I know because I am in a workshop that weekend. This is a great group, and
if you can see them, you're in for a treat.  Call them at 1-800-SAY-PUCK to
get information about their DC plans. Steven Booth wrote a wonderful review of
their work in a recent SQ.  1/2 price tickets are usually pretty easy to
get at Landsburgh and at Arena.  Call and ask if you should arrive early.
They are both good at telling you your chances. I also know a great B&B if
you need a fairly inexpensive place to stay. Let me know. Have fun in DC--a
great place, but be careful.
Bernice W. Kliman 516-671-1301
[Editor's Note: I too would encourage you to see The Shenandoah Shakespeare
Express and to read Stephen Booth's piece in SQ (43: 479-483).  Let me quote
the second paragraph for you: "I first saw The Shenandoah Shakespeare Express
perform in Washington, D.C., in July of 1991.  I haven't thought the same
since about Shakespeare or the theater."
Let me also put in a plug for The Shakespeare Theatre's *Comedy of Errors*. In
particular, I thought that Philip Goodwin did a stunning, an unforgetable job
as the Antipholi and the set -- oh the set . . .   -hmc]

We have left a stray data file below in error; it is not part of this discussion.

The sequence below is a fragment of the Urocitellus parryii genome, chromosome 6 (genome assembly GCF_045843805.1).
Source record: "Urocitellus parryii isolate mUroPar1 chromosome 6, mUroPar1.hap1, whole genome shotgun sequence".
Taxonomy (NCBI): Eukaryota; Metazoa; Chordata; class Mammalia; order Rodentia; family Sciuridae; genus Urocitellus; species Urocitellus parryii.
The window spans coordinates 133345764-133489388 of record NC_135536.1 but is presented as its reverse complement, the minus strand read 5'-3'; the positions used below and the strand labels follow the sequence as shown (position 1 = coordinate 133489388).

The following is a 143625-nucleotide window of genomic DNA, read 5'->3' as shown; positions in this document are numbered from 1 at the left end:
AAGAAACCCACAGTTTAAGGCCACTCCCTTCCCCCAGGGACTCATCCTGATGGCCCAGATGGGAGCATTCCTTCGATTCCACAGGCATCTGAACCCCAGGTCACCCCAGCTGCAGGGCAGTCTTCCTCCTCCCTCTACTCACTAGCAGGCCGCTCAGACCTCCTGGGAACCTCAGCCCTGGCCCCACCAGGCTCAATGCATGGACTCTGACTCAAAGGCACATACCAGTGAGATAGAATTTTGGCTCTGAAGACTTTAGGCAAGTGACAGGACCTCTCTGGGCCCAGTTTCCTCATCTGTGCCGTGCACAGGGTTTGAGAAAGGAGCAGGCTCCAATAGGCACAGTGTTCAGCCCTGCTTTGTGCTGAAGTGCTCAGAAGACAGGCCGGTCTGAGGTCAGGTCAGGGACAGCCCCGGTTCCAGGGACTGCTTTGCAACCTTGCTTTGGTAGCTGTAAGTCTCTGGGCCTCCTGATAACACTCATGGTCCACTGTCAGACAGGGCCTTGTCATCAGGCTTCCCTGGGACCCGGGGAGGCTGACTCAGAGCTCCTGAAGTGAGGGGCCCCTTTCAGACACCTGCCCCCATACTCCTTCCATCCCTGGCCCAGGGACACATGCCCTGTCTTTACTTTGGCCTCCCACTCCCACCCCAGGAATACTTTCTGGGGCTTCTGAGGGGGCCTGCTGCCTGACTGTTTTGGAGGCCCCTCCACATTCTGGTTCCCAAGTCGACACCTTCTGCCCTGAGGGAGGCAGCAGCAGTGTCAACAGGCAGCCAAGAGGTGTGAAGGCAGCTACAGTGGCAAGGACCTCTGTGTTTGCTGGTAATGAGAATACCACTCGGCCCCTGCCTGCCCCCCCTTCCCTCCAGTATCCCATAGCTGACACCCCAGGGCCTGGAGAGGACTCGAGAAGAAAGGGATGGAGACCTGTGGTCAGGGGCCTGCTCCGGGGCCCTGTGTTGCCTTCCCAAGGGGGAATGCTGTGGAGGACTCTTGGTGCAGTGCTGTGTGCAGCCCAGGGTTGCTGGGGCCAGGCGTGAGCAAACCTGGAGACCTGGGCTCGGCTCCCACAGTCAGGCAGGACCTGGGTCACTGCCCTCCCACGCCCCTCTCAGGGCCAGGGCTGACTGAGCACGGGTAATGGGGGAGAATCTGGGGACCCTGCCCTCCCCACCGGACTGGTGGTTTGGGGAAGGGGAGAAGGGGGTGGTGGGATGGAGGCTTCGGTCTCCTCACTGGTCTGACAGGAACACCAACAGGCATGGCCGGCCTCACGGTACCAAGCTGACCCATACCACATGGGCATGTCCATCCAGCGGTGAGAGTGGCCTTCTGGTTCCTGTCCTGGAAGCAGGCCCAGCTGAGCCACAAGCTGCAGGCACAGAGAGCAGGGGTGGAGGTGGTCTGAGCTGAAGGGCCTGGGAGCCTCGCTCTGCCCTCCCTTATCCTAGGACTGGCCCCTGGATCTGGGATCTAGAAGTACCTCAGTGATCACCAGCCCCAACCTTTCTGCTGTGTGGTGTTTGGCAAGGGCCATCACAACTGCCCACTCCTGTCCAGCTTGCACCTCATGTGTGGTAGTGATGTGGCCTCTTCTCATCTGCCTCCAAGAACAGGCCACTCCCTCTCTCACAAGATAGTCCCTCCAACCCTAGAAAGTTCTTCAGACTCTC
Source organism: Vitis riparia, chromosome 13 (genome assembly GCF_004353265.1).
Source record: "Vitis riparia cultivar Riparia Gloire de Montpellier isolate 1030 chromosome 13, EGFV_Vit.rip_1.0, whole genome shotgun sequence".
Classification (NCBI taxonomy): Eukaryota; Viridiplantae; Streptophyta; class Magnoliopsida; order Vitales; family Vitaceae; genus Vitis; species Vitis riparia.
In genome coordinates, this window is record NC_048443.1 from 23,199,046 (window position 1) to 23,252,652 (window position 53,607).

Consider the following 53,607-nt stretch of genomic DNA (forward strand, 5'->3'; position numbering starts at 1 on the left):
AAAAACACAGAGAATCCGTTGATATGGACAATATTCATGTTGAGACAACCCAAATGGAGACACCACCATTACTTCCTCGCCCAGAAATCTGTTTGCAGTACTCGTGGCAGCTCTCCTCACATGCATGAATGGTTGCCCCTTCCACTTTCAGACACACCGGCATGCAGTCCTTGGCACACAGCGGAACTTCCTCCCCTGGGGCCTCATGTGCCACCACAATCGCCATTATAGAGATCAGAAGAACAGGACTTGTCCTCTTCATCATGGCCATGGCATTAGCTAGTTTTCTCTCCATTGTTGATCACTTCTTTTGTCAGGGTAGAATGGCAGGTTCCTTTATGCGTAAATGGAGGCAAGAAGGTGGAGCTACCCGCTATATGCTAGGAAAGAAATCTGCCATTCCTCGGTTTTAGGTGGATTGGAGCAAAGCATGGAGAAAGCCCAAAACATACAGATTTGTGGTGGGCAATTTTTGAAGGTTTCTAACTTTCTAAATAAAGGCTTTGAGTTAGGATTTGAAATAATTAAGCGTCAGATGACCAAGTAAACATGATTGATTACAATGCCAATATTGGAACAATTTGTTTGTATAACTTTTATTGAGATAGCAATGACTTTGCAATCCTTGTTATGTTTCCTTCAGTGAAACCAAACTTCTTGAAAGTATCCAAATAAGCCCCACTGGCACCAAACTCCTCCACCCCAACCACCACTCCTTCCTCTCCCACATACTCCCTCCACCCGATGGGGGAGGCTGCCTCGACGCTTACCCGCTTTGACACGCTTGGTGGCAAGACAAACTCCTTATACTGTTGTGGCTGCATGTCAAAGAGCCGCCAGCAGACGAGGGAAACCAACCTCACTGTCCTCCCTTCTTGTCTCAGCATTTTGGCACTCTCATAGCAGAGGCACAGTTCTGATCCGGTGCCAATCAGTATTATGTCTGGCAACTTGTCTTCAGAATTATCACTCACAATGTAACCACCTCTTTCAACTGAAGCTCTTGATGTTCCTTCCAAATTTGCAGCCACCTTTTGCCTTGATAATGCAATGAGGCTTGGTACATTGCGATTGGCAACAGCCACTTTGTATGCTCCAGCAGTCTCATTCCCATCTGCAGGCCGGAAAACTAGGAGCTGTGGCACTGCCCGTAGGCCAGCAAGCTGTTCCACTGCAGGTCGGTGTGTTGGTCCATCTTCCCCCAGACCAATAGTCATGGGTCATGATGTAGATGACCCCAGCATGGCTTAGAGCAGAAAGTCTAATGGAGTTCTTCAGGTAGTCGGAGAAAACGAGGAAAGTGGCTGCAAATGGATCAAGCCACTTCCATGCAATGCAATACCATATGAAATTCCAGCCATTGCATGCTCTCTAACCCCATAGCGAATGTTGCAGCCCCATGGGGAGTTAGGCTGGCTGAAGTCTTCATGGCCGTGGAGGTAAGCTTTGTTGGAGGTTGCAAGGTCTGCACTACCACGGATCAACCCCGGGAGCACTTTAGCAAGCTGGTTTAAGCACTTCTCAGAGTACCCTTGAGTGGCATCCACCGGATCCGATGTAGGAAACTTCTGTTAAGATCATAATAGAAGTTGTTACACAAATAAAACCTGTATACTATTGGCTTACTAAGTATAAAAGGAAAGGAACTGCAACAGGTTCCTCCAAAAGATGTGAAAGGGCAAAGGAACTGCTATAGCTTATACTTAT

Re: Shakespeare, Jews, and Anti-Semitism

Shakespeare Electronic Conference, Vol. 4, No. 111.  Friday, 26 February 1993.
From:           David A. Bank <This email address is being protected from spambots. You need JavaScript enabled to view it.>
Date:           Friday, 26 Feb 93 21:34:28 GMT
Subject: 4.0108 Shakespeare, Jews, and Anti-Semitism
Comment:        Re: SHK 4.0108 Shakespeare, Jews, and Anti-Semitism
For Jay Halio and John Dorenkamp:
As I tried to explain, I have difficulty attaching terms like "racist"
or "anti-semitic" to types existing only (or almost only) in books,
and there can be little doubt (C.J. Sisson notwithstanding) that Jews
in 16th century London were very few. The stereotypes of the period -